The No. 15 Wisconsin Badgers women’s soccer team fell 1–0 to then No. 1 ranked Stanford just before Thanksgiving. With that, their season was over. They made it to the Sweet Sixteen of the NCAA Tournament, which was one round further than last year, which is certainly something to be proud of.
They also improved their record from 14-6-2 to 14-4-4, which was only a slight improvement, but an improvement nonetheless.
Coach Paula Wilkins was very proud of how her team showed up toward the end of the season.
“We played some very good soccer at the end of the year,” Wilkins said. “We were strong both offensively and defensively. I have talked all year about putting together a complete game together and we finally managed to do that in the first two rounds of the tournament.”
Wisconsin dominated their first two opponents in the NCAA Tournament, Memphis and Hofstra, 3–0 and 6–0. They struggled to score goals all season, which was the most disappointing part of the season, Wilkins said, but their offense came to play come playoff time.
Wilkins also felt very positively about the team’s progress made this season.
“I think our experience finally started to pay off,” Wilkins said. “Last year’s postseason game against South Carolina and playing Florida State early on gave us some real challenges and it prepared us for our tough competition this year.”
There are a couple players in particular that Wilkins was especially impressed by this season, and new goalie Jordyn Bloomer was one in particular.
After former goalkeeper Caitlyn Clem graduated, Wilkins said Bloomer “stepped up” to the task.
“She did everything we could have asked her to do,” Wilkins said.
Usually occupying the midfield, Claire Shea also managed to step up in replacement of defender Sammy Kleedtke.
Kleedtke occupied an important role on a staunch Badger defense. Though she doesn’t often appear in the box score, the sophomore started all 22 games her freshman year in 2017 and played 11 this year before going down with an injury.
“[Shea] did a really good job of bringing in some consistency in the back and on 1-on-1 defending,” Wilkins said. “She was a big difference maker for us.”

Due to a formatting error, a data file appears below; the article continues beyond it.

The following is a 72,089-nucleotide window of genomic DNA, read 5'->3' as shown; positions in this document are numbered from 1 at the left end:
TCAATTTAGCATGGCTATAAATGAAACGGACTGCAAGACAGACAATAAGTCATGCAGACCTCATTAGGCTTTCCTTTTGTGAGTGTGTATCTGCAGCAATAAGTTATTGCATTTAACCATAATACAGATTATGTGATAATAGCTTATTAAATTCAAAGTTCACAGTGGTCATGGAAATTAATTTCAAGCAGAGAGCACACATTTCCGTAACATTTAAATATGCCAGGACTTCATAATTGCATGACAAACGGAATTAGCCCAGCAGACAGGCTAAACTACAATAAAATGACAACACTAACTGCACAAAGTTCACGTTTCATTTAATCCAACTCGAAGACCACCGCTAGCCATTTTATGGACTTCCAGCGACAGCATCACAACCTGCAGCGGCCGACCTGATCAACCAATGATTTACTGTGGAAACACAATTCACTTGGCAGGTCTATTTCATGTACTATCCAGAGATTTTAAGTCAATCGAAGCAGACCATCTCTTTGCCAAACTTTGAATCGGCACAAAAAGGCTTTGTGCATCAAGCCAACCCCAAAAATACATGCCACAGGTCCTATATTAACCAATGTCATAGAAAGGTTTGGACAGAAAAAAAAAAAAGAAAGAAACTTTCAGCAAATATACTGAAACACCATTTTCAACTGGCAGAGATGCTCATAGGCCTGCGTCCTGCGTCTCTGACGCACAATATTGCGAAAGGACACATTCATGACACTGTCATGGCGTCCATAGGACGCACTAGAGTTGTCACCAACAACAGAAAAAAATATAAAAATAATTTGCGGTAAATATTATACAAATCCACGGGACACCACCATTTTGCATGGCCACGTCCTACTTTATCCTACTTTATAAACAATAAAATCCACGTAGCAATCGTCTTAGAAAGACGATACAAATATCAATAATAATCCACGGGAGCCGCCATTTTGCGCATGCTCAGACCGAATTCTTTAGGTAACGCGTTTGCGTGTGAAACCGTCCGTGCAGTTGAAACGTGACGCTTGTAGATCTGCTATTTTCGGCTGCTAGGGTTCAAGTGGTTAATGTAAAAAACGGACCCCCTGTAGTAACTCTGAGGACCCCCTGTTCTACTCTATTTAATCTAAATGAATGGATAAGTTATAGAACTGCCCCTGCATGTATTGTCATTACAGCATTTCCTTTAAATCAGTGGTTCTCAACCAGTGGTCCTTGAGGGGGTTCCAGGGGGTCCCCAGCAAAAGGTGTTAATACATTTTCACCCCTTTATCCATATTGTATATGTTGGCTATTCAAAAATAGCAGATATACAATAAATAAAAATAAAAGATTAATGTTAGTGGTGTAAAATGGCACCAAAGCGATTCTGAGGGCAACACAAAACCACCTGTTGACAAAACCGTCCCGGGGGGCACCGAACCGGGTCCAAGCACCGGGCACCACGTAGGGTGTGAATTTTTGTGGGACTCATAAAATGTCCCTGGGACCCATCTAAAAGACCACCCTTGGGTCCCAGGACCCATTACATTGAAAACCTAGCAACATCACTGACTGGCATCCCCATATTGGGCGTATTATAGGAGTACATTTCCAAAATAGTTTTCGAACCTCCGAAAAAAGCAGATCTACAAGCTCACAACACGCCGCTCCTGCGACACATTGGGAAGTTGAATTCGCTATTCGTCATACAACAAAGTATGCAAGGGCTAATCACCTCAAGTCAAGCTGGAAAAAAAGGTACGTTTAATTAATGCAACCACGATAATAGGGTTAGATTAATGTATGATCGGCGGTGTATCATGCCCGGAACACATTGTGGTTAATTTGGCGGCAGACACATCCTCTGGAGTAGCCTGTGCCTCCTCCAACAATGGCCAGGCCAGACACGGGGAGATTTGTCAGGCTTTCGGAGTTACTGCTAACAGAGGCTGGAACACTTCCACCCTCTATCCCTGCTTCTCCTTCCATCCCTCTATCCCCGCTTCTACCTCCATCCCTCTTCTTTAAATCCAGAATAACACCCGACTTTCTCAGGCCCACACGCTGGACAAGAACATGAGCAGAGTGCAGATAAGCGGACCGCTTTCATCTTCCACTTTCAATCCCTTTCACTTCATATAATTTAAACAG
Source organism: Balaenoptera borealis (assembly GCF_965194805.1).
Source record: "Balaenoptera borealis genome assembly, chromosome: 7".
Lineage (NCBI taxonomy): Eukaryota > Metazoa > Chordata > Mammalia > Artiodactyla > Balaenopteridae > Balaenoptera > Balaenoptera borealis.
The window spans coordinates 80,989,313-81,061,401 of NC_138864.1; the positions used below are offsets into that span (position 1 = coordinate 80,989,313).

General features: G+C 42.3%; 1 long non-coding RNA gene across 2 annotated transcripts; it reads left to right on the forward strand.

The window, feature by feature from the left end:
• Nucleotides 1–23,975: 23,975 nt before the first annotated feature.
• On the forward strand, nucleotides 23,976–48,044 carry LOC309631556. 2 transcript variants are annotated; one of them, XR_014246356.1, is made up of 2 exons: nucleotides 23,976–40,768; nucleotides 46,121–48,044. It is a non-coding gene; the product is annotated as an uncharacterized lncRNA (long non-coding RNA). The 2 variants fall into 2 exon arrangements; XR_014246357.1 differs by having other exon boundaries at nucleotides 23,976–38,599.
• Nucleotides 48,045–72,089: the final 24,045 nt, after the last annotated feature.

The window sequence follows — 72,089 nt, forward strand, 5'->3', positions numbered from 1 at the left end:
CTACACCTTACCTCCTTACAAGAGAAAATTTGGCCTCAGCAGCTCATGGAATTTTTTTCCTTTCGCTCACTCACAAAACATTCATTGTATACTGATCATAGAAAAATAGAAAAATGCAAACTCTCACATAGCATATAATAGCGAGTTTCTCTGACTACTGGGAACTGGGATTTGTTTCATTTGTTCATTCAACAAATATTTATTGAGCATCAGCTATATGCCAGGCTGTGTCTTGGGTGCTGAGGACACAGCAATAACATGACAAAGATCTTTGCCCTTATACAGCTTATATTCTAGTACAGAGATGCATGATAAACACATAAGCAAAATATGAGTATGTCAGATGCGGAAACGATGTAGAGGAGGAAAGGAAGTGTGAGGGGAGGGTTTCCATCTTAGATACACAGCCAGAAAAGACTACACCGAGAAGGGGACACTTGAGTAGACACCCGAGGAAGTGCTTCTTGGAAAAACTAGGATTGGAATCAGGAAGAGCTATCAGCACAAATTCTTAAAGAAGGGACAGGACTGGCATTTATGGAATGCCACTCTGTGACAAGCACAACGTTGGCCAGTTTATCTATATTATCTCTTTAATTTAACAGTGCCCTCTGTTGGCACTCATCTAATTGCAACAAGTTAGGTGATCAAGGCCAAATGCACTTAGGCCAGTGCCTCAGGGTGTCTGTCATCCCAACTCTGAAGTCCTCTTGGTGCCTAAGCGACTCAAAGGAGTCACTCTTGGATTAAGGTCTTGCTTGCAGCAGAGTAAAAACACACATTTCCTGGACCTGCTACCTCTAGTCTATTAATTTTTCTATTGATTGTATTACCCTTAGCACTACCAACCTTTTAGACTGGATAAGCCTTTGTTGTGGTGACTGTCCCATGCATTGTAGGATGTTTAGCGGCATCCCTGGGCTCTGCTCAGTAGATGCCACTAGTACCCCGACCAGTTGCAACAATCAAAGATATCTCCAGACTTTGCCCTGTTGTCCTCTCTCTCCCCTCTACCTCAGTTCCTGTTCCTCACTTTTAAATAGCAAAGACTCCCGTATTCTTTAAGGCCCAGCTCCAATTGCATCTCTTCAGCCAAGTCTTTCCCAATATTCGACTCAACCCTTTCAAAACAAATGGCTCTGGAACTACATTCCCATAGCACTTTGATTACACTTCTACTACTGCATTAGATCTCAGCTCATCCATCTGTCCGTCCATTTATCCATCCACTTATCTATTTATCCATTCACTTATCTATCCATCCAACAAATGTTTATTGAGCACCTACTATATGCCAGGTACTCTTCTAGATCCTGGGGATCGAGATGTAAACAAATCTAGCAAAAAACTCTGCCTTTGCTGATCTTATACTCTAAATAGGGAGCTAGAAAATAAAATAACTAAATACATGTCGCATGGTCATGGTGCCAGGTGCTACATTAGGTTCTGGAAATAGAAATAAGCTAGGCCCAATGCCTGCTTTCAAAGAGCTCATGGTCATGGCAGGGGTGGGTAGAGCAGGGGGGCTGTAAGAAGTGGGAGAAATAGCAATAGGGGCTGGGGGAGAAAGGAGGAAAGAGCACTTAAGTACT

Though the 2018 season may be over, this vast majority of this group’s time at Wisconsin is not.
Though she started off slow, Dani Rhodes ended the Badgers’ season on a tear, leading the team in goals with 10. A large sum of those scores came from her four-goal performance in the 6–0 rout over Hofstra during round two of the NCAA Tournament. Rhodes’ performance was the most goals ever for a single game among Badgers and also puts her in a tie for the Big Ten single-game record.
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With Rhodes and other key contributors returning in 2019, Wilkins feels optimistic about the upcoming soccer season.
“I’m excited for next year,” Wilkins said. “We are returning 10 starters and will have even more experience next year. It hurts losing Alexis Tye and Emily Borgmann, but I feel really good about our defensive development and with Dani Rhodes and Cameron Murtha on offense, we should have no problem scoring goals.”
These are promising words for Wisconsin women’s soccer fans who hope to advance even further in the Tournament next fall. With a few exceptions, the team is returning nearly all of their players and will be hungry for success after a heartbreaking 1–0 result to Stanford.
Tune back in next August to watch the Wisconsin women’s soccer team get back after it.